Material and Methods

The minimum inhibitory concentration of SeNPs was tested by the microtiter broth dilution method as described by Khiralla GM, et al., [29]. The concentrations of SeNPs were 0, 10, 15, 20, 25 and 30 µg/mL. The MIC90 was set as the lowest concentration of SeNPs that inhibited 90% of the growth compared with the positive control. All tests were administered in triplicate (n=3), and the results were averaged [30].

Nano preparation an actively growing culture was used to prepare subcultures on potato dextrose agar slants, and after 72 hours of incubation at 28°C, the slant was used as the starting material for titanium nanoparticle synthesis. The fungus was cultivated in a 250 mL flask containing 100 mL of modified malt extract-peptone (MGYP) medium. The pH of the medium was set to six, and a rotary shaker was operated at 150 rpm and 28°C for 72 hrs. After 72 hours, fungal balls of mycelia were dislocated from the culture broth, and fungal mycelia were rinsed with sterile water. The collected fungal mass (15 g wet weight) was resuspended in 100 mL of sterile Milli-Q-Water in a 250 mL Erlenmeyer flask and then shaken (150 rpm) at 28°C for 62 hrs. Next, the cell-free filtrate was collected and added to Na2 SeO3 salt at a concentration of 10 mM (optimum salt concentration from our preliminary experiment). The whole mixture was placed on a shaker (150 rpm) at 28°C, and the reaction was allowed to occur over 48 hrs.

The antimicrobial sensitivity of SeNPs was determined using the agar well diffusion assay (Figure 1, Table 1), and the minimum bactericidal concentration (MBC) was established [9].

Figure 1: SeNP-sensitive tested isolate.

Bacterial Isolates (108 CFU/ml)
  SeNPs (5 mM) SeNPs (7 mM) SeNPs (10 mM) T. harzianumcell free water Extract Na2SeO3 (7 mM) Gentamycin
Porphyromonasgingivalis 4.0 ± 1.2 5.7 ± 1.2 4.5 ± 1.2 N.A. N.A. 1.6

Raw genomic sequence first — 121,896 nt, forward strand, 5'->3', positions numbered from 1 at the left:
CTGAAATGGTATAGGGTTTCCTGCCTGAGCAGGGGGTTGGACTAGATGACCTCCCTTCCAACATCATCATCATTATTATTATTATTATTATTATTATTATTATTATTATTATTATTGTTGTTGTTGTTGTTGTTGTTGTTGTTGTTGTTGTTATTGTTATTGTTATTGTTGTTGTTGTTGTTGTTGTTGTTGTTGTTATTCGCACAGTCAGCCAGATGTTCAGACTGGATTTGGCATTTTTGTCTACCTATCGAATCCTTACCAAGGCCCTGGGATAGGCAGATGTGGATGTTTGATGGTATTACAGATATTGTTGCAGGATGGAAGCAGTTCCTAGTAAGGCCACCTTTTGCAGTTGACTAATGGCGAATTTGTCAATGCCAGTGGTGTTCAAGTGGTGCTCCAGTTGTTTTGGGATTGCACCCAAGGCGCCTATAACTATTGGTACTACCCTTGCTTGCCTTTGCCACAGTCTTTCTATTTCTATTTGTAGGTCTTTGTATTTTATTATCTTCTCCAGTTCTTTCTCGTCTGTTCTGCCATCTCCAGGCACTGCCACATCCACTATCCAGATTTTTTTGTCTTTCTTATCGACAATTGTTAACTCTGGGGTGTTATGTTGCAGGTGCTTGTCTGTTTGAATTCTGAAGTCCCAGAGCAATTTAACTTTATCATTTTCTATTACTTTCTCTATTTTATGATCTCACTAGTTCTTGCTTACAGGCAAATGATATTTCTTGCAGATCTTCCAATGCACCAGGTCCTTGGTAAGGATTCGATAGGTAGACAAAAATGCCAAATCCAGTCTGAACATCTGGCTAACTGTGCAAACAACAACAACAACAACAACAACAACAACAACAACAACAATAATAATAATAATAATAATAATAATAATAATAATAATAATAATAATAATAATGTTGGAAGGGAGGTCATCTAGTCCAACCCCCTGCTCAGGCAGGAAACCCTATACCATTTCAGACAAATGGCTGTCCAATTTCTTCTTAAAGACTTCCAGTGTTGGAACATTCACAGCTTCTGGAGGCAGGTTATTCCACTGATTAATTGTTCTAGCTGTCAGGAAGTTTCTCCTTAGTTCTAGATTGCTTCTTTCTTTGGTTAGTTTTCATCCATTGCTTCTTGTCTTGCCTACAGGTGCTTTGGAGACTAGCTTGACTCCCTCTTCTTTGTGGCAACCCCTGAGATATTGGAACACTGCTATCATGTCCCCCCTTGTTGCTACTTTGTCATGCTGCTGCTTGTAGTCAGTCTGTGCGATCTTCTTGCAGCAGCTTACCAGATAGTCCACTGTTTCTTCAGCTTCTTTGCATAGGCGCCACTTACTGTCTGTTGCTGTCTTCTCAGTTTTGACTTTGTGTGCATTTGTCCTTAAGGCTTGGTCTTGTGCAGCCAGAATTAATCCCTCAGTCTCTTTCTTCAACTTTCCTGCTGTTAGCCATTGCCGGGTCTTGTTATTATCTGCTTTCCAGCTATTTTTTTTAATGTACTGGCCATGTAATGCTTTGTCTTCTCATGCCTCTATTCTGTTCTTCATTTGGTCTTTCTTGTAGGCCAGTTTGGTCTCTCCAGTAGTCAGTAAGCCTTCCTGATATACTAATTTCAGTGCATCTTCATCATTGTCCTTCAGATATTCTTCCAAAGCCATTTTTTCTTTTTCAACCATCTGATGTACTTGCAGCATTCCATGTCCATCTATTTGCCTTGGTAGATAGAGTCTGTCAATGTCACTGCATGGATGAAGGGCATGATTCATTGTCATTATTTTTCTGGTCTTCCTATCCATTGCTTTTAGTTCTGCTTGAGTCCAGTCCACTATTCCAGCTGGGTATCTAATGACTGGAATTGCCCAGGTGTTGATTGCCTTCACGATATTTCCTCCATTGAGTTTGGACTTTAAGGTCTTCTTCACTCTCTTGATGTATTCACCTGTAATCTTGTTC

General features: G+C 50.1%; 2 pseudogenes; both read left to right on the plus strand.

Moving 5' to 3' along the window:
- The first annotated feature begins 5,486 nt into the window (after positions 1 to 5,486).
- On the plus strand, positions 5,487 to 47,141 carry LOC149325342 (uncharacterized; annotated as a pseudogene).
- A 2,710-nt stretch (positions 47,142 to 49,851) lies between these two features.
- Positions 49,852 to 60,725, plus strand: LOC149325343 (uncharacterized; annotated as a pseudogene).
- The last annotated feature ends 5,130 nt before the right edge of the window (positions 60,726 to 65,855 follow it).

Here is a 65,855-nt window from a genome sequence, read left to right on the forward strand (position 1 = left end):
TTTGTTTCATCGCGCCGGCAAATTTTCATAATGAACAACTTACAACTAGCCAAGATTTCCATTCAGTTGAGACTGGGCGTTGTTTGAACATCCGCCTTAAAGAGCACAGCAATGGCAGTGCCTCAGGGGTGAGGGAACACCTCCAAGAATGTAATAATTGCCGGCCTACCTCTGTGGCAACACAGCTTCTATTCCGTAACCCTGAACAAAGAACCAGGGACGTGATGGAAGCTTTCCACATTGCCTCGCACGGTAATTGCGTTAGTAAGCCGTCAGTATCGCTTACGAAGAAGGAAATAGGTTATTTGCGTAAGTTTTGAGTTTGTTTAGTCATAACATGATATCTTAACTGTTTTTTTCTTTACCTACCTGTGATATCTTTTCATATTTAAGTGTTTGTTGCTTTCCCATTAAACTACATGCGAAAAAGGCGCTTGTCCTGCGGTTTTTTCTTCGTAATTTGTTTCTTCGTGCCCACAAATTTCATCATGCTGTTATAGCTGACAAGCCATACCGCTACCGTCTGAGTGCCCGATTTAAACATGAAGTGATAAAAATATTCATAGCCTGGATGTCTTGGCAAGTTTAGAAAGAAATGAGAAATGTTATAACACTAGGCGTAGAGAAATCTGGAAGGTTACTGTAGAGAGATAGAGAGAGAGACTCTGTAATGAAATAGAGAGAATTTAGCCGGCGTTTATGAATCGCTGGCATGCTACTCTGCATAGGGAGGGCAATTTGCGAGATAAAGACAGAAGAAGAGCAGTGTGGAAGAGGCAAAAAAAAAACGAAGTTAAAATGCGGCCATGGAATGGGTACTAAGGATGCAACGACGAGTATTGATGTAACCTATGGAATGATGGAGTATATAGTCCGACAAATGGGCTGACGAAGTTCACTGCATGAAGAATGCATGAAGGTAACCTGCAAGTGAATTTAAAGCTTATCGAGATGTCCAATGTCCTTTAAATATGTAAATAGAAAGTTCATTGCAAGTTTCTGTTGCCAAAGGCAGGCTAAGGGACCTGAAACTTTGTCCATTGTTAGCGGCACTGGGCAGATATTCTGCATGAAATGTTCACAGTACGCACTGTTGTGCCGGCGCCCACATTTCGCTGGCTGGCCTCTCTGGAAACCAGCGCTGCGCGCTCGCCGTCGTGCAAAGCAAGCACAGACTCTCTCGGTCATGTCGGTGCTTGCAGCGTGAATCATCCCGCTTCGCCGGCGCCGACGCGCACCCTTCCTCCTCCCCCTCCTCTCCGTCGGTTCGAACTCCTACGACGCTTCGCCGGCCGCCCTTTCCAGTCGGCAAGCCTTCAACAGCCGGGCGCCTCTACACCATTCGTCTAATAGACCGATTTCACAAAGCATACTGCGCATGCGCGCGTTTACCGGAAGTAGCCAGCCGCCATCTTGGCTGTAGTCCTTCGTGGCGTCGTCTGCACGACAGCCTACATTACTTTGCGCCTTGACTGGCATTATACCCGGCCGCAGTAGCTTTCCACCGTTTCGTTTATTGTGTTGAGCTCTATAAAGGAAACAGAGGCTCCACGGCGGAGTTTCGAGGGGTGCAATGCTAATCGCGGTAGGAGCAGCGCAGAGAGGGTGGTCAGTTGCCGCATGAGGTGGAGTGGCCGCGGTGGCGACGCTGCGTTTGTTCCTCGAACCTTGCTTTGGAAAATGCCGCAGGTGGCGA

Table 1: Antimicrobial activity of biogenic SeNPs, mean zone of inhibition in cm produced on a range of tested pathogenic microorganisms.
The test was performed using an agar-well diffusion assay. The well diameter was 6.0 mm using 100 µl of the tested sample.
*RCMB; Regional Center for Mycology and Biotechnology.
**N.A.: No Activity

Bacterial cell culture and biofilm generation

Porphyromonas gingivalis ATCC 33277 was able to develop an in vitro mature biofilm on the surface of the Hexacone implant system. The surface was sandblasted, acid-etched during a heat process, and then osmoactively protected. The features of Hexacone implants include an internal 6 or 12-edge, an indoor marginal taper and a US standard internal thread. The implant is composed of sandblasted Ti6AI4V ELI.n (S); each Hexacone fixture was placed in an Eppendorf tube and placed in a sterile air streamline flow cabinet. Each Eppendorf tube was opened and filled with 0.5 mL of a previously prepared P. gingivalis suspension, shaken and then incubated at 37°C for 3 weeks.

Microscopic examination

Sample Preparation: 1-The samples were fixed with 2.5% glutaraldehyde and dehydrated by serial dilution with ethanol with agitation using an automatic tissue processor (Leica EM TP, Leica Microsystems; Austria). 2- Then, the samples were dried using a CO% juncture drier (Model: Audosamdri-8 1 5, Tousimis; Rockville, Maryland, USA). 3- The samples were coated by a gold sputter coater (SPI-Module, U).

Microscopic Examination: The samples were investigated by scanning microscopy (JSM-5500 LV; JEOL Ltd. -Japan) under high vacuum at the Regional Center of Mycology and Biotechnology, Cairo, Egypt. Three groups were assigned: one group was P. gingivalis biofilm on Hexacone, the second group was P. gingivalis and 25 mg/ ml nanoselenium particles, and the third group was a plank Hexacone fixture. Each group comprised seven SEM microphotographs. The micrographs were processed using Fiji software.